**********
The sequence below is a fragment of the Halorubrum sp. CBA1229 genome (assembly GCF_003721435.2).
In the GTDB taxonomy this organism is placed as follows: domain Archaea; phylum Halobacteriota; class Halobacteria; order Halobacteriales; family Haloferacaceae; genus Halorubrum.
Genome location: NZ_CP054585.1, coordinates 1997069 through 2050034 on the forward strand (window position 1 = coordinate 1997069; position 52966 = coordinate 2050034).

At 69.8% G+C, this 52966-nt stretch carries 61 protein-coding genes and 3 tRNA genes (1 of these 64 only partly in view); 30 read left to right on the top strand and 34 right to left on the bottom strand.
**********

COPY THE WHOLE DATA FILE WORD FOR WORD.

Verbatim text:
The sequence below is a fragment of the Halorubrum sp. CBA1229 genome (assembly GCF_003721435.2).
In the GTDB taxonomy this organism is placed as follows: domain Archaea; phylum Halobacteriota; class Halobacteria; order Halobacteriales; family Haloferacaceae; genus Halorubrum.
Genome location: NZ_CP054585.1, coordinates 1997069 through 2050034 on the forward strand (window position 1 = coordinate 1997069; position 52966 = coordinate 2050034).

At 69.8% G+C, this 52966-nt stretch carries 61 protein-coding genes and 3 tRNA genes (1 of these 64 only partly in view); 30 read left to right on the top strand and 34 right to left on the bottom strand.